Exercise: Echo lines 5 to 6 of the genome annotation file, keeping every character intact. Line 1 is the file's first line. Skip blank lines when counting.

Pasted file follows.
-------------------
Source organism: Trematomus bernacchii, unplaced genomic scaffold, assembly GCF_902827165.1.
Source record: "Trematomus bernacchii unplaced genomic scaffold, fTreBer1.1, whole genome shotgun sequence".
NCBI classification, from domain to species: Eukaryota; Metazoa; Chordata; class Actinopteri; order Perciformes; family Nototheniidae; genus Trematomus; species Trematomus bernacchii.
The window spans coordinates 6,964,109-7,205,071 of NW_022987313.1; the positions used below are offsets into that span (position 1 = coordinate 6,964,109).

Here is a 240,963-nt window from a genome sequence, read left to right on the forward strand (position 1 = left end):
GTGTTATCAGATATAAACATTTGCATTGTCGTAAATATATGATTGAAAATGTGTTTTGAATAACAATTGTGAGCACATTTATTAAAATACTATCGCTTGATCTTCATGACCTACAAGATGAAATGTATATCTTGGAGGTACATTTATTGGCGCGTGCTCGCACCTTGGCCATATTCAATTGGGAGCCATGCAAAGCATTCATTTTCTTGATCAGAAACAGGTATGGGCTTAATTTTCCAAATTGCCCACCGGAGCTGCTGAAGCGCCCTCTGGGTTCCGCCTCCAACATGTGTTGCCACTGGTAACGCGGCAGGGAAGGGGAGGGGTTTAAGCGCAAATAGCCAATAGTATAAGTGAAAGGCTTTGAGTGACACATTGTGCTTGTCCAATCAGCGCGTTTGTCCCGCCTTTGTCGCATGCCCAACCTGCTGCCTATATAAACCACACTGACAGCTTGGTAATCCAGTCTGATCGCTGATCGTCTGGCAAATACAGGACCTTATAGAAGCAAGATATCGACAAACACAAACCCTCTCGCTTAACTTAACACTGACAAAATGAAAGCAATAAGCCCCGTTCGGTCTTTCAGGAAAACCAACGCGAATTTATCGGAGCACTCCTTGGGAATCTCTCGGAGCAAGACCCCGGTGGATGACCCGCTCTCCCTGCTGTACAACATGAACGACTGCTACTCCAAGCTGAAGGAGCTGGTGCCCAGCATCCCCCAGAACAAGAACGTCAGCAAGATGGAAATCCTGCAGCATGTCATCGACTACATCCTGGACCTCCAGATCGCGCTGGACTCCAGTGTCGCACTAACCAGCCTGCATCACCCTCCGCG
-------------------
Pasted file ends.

Here is a 240,963-nt window from a genome sequence, read left to right on the forward strand (position 1 = left end):
GTGTTATCAGATATAAACATTTGCATTGTCGTAAATATATGATTGAAAATGTGTTTTGAATAACAATTGTGAGCACATTTATTAAAATACTATCGCTTGATCTTCATGACCTACAAGATGAAATGTATATCTTGGAGGTACATTTATTGGCGCGTGCTCGCACCTTGGCCATATTCAATTGGGAGCCATGCAAAGCATTCATTTTCTTGATCAGAAACAGGTATGGGCTTAATTTTCCAAATTGCCCACCGGAGCTGCTGAAGCGCCCTCTGGGTTCCGCCTCCAACATGTGTTGCCACTGGTAACGCGGCAGGGAAGGGGAGGGGTTTAAGCGCAAATAGCCAATAGTATAAGTGAAAGGCTTTGAGTGACACATTGTGCTTGTCCAATCAGCGCGTTTGTCCCGCCTTTGTCGCATGCCCAACCTGCTGCCTATATAAACCACACTGACAGCTTGGTAATCCAGTCTGATCGCTGATCGTCTGGCAAATACAGGACCTTATAGAAGCAAGATATCGACAAACACAAACCCTCTCGCTTAACTTAACACTGACAAAATGAAAGCAATAAGCCCCGTTCGGTCTTTCAGGAAAACCAACGCGAATTTATCGGAGCACTCCTTGGGAATCTCTCGGAGCAAGACCCCGGTGGATGACCCGCTCTCCCTGCTGTACAACATGAACGACTGCTACTCCAAGCTGAAGGAGCTGGTGCCCAGCATCCCCCAGAACAAGAACGTCAGCAAGATGGAAATCCTGCAGCATGTCATCGACTACATCCTGGACCTCCAGATCGCGCTGGACTCCAGTGTCGCACTAACCAGCCTGCATCACCCTCCGCG